Aug 022014

By Peter McCullough, Associate Astronomer at STScI

“The third time’s the charm” applies to this story.

Some planets pass in front of the stars they orbit. We call that a “transit.” One of the brightest stars with a transiting planet is HD 189733. That makes it attractive for scientific study, because the more photons one collects, the more precise a measurement can be made. The planet that orbits it is also a large one, a gas giant planet like Jupiter, similar in size and mass, but much hotter because the planet that orbits HD 189733 does so with a period of only 2 days! I am eight thousand “years” old in HD 189733b “years”!

That star also happens to have a lot of prominent star spots; from the rotational modulation of its light curve, with an amplitude of ~2% peak to valley, HD 189733 is “spottier” than 95% of all stars of similar spectral type. We know the statistics of stars in general from the Kepler mission.

Since it was first discovered to have a transiting planet approximately a decade ago, the planet HD 189733b has been the subject of scores of observational campaigns. The depth of the transit tells us the square of the ratio of the planet’s radius to the star’s radius. However, the radius of the planet’s silhouette in front of the star depends on wavelength because the grazing rays of starlight passing by the planet pass through its upper atmosphere and hence are affected differently according to the composition of the planet’s atmosphere. Hence, by taking spectra of the star-planet system during transits, we can measure the composition of the planet’s atmosphere. In this case we were searching for water, and our “divining rod” was the WFC3 instrument on Hubble. We were not sure we’d detect it – prior attempts had failed: with the older NICMOS instrument the results were plagued by systematic effects, and even two recent attempts with the new WFC3 instrument had failed. The first attempt failed because the bright star saturated the detector, and second attempt failed because of a miscommunication about a software update that caused the planet to be observed when the Earth itself was between Hubble and the star – blocking out the scene at the critical hour when the planet was transiting the star. We hoped that this third attempt “would be the charm”!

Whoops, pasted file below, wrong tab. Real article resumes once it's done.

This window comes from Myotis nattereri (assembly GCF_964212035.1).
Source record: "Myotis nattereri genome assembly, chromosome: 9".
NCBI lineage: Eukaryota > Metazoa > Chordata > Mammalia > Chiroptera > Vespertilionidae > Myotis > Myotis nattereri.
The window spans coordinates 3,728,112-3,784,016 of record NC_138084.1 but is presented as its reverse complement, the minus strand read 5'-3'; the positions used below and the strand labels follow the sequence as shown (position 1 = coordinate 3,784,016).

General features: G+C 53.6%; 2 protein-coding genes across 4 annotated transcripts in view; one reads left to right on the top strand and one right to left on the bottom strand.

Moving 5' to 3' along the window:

It was. We obtained excellent WFC3 data on June 5, of 2013 and found a clear signature of water vapor at 1.4 microns in the spectrum taken during transit that was not there before or after the transit. In a recent press release, dated July 24, 2014, my colleague N. Madhusudhan describes this measurement, and two others, as the first measurements of a chemical compound in exoplanets. To be sure, although we and others have detected water vapor before in exoplanets, those detections were tentative enough that the water concentration could not be quantified much better than to say that it was greater than zero.

For planet HD 189733b, there were some that expected we would not see the signature of water vapor. While they expected that gaseous water ought to be present, they imagined that it would be obscured from our view by a haze layer, much like the buildings of Los Angeles or Beijing can be obscured by smog. This expectation was based on prior Hubble observations made with the instruments STIS and ACS.

The working hypothesis, developed over the past few years by Frederic Pont and his colleagues, to explain the ensemble of data from the Hubble and Spitzer space telescopes has been that a haze layer in the upper atmosphere of the planet Rayleigh-scatters light, creating a circular silhouette of the planet that is largest in the ultraviolet and smoothly decreases ever so slightly with wavelength into the near-infrared until it bottoms out and is nearly flat in the thermal infrared. Figure 1 comes from our ApJ paper (McCullough et al. 2014, 791, 55) . One way to shoe-horn the new detection of water vapor into what had become the consensus model is to presume that the water vapor occurs at higher altitudes than the haze layer. Although that is still plausible, in investigating the various models I became less and less confident that the consensus was correct. Another model may apply equally well or better.